Vlad and his ill-mannered sister Lacrimosa kidnap Agnes Nitt and takes her to Escrow, a town near Dontgonearthe Castle which the the Count considers to be a place of harmony between humans and the Vampires who follow the Count. In fact, the townspeople are totally subjugated to vampires who call in to take blood freely. In the town square, a change comes over the Vampires: Lacrimosa attacks Agnes in a strangely pathetic manner, several townspeople succeed in killing a vampire, and Vlad falls to temptation and bites Agnes although again, there is no permanent effect. It is discovered that the vampires have become weakened, have lost their ability to fly and instead of craving blood, are now becoming desperate for tea and biscuits. They are becoming susceptible to conventional methods of vampire disposal.

Dontgonearthe Castle becomes the scene of a final confrontation between the Vampires and united citizens of Escrow and Lancre. The Vampires have become terrified of their weakness but the Count remains as strong as ever, due to his complete faith in staying immune, and takes baby Esmerelda as a hostage. Granny Weatherwax arrives (having been carried by Oats) and reveals that instead of her being made into a vampire, the vampires have become 'Weatherwaxed'. By sharing her blood, the vampires have inadvertently allowed themselves to be controlled by Granny (via Borrowing) into not being able to do certain things such as flying or harming young Esme.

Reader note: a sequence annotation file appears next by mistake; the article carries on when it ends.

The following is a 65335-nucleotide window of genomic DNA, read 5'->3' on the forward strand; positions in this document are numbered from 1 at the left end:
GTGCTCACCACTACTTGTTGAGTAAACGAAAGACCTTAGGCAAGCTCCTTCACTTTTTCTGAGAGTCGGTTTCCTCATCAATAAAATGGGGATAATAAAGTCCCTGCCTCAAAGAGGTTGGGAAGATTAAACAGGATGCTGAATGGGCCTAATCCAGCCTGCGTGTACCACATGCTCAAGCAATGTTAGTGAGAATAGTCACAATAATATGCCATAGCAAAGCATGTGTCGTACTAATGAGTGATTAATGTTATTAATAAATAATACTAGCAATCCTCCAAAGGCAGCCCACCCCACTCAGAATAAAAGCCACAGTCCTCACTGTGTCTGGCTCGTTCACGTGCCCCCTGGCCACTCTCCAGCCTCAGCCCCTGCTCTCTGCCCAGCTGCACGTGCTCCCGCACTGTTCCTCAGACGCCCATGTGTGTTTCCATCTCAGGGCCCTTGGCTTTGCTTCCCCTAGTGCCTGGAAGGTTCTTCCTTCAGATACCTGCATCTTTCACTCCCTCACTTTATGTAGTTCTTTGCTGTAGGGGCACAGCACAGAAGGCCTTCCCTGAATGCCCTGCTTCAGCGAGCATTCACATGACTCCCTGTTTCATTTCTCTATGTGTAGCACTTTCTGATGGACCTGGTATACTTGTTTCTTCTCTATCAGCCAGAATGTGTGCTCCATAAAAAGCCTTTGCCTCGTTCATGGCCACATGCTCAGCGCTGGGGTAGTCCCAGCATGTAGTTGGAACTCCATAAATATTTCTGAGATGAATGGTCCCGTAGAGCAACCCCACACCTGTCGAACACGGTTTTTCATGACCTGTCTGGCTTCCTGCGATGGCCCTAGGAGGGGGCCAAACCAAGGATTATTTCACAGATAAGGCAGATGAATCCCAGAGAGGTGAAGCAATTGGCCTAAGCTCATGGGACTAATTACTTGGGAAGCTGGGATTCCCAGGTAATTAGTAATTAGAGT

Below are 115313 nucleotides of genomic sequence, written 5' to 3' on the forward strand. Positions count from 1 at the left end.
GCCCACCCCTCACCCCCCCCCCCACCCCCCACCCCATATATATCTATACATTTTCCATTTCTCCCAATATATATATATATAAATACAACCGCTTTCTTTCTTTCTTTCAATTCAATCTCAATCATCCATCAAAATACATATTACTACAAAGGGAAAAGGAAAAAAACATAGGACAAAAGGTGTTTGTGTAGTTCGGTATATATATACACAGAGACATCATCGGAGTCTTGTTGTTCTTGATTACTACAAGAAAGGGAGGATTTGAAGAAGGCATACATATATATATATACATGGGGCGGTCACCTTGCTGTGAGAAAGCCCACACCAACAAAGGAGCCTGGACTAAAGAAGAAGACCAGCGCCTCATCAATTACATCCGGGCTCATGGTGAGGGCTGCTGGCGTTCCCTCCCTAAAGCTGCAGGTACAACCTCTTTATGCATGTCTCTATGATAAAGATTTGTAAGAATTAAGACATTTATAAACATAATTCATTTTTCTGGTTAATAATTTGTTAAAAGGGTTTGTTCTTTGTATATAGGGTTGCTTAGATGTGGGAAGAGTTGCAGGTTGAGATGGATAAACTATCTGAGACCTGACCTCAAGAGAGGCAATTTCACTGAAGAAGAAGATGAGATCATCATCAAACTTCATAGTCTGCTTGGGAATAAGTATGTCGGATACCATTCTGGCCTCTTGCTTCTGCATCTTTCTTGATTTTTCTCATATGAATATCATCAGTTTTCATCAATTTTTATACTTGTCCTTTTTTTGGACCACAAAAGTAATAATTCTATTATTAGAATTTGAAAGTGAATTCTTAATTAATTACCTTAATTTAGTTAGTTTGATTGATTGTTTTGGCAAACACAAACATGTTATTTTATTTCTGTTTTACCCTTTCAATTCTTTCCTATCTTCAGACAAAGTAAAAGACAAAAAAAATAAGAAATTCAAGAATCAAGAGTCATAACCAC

The vampires are further horrified when it is revealed that Igor (who considers the loss of his dog to be the last straw) has rebelled against them and brought back the Old Count by pouring blood on his ashes. The traditional thinking of the Old Count quickly proves far more popular with the people from Escrow than modern vampirism. Finally, Oats returns and with a new-found confidence gives the New Count a fatal axe wound, although Granny points out that the vampires may return again after many years, centuries or millennia. The Old Count is left in charge of Escrow by popular demand, and is charged by Granny to teach the two young Magpyrs the "old ways' (ie - stupidity). The three vampires then turn into a flock of magpies and disappear into the darkness of the roof of the castle, while the witches return to Lancre.


Main Characters

Minor Characters

Cameos and Mentions


Things and Concepts


The title of the book is a parody of the phase Carpe Diem ("Seize the day") and roughly translates as "Go for the throat".

'Buffaloeth,' said Igor, unlocking another door. 'He broke out in them?' 'A herd fell on him. A freak acthident. We don't talk about it.'

Possible reference to the Canadian attraction where natives would drive buffalo off a cliff to kill them. A young warrior wanted to watch the buffalo plunge off the cliff from below. While we don't know his exact thoughts, the last thing to go through his head was... a herd of buffalo.


'But there's werewolves and vampires and-'

'Yes, but not everywhere. We should be safe on the main road. Anyway, there's not much of a choice.'

Possibly referring to the cult classic film 'An American Werewolf in London' (1981), in which the two main characters are told repeatedly:

'Stay off the moors, lads. Stick to the road'



Adapted by Stephen Briggs into a stage play in 1999.


First Edition Cover by Josh Kirby
Paperback 2004
Audio Cassette
Audio CD
Cover by Carl D. Galian
US Cover
Paperback 2012
Collectors Library Edition
Paperback 2022

External Links

Carpe Jugulum Annotations - The Annotated Pratchett File

Previous book

The Last Continent

Discworld Series Next book

The Fifth Elephant

Previous book


Witches Series Next book

The Wee Free Men